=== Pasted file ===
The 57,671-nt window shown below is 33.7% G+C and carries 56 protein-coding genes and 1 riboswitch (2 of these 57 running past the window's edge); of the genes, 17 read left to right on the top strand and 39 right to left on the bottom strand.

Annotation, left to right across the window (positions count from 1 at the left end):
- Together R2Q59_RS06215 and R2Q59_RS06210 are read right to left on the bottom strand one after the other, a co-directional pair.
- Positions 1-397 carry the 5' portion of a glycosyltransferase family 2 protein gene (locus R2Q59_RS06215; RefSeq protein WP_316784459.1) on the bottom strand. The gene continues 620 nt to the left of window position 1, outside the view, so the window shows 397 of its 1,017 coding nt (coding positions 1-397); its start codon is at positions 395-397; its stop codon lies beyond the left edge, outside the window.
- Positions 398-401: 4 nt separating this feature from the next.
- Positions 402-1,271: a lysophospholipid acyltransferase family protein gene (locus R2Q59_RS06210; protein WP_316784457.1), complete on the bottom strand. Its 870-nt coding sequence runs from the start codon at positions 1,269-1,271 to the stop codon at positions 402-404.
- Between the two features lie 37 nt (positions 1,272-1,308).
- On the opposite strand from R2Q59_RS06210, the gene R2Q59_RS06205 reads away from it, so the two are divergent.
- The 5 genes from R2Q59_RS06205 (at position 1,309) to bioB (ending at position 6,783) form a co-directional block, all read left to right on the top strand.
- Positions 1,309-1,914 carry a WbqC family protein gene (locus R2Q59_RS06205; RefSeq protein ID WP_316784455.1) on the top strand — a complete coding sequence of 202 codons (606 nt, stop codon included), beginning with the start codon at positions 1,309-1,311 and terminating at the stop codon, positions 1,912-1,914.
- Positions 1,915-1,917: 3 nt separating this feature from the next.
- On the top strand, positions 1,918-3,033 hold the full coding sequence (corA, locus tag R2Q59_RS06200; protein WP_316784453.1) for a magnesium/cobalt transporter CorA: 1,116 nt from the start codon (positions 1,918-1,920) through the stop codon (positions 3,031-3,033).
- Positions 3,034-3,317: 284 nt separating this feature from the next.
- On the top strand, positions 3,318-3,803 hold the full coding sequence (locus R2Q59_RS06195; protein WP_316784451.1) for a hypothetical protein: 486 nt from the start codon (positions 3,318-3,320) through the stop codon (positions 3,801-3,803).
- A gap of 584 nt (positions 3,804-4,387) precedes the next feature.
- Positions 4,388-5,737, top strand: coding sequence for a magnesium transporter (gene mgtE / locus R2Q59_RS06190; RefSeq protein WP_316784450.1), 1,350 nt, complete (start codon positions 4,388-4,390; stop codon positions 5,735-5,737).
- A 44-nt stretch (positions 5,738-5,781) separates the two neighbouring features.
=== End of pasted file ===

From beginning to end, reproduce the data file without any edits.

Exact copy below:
The 57,671-nt window shown below is 33.7% G+C and carries 56 protein-coding genes and 1 riboswitch (2 of these 57 running past the window's edge); of the genes, 17 read left to right on the top strand and 39 right to left on the bottom strand.

Annotation, left to right across the window (positions count from 1 at the left end):
- Together R2Q59_RS06215 and R2Q59_RS06210 are read right to left on the bottom strand one after the other, a co-directional pair.
- Positions 1-397 carry the 5' portion of a glycosyltransferase family 2 protein gene (locus R2Q59_RS06215; RefSeq protein WP_316784459.1) on the bottom strand. The gene continues 620 nt to the left of window position 1, outside the view, so the window shows 397 of its 1,017 coding nt (coding positions 1-397); its start codon is at positions 395-397; its stop codon lies beyond the left edge, outside the window.
- Positions 398-401: 4 nt separating this feature from the next.
- Positions 402-1,271: a lysophospholipid acyltransferase family protein gene (locus R2Q59_RS06210; protein WP_316784457.1), complete on the bottom strand. Its 870-nt coding sequence runs from the start codon at positions 1,269-1,271 to the stop codon at positions 402-404.
- Between the two features lie 37 nt (positions 1,272-1,308).
- On the opposite strand from R2Q59_RS06210, the gene R2Q59_RS06205 reads away from it, so the two are divergent.
- The 5 genes from R2Q59_RS06205 (at position 1,309) to bioB (ending at position 6,783) form a co-directional block, all read left to right on the top strand.
- Positions 1,309-1,914 carry a WbqC family protein gene (locus R2Q59_RS06205; RefSeq protein ID WP_316784455.1) on the top strand — a complete coding sequence of 202 codons (606 nt, stop codon included), beginning with the start codon at positions 1,309-1,311 and terminating at the stop codon, positions 1,912-1,914.
- Positions 1,915-1,917: 3 nt separating this feature from the next.
- On the top strand, positions 1,918-3,033 hold the full coding sequence (corA, locus tag R2Q59_RS06200; protein WP_316784453.1) for a magnesium/cobalt transporter CorA: 1,116 nt from the start codon (positions 1,918-1,920) through the stop codon (positions 3,031-3,033).
- Positions 3,034-3,317: 284 nt separating this feature from the next.
- On the top strand, positions 3,318-3,803 hold the full coding sequence (locus R2Q59_RS06195; protein WP_316784451.1) for a hypothetical protein: 486 nt from the start codon (positions 3,318-3,320) through the stop codon (positions 3,801-3,803).
- A gap of 584 nt (positions 3,804-4,387) precedes the next feature.
- Positions 4,388-5,737, top strand: coding sequence for a magnesium transporter (gene mgtE / locus R2Q59_RS06190; RefSeq protein WP_316784450.1), 1,350 nt, complete (start codon positions 4,388-4,390; stop codon positions 5,735-5,737).
- A 44-nt stretch (positions 5,738-5,781) separates the two neighbouring features.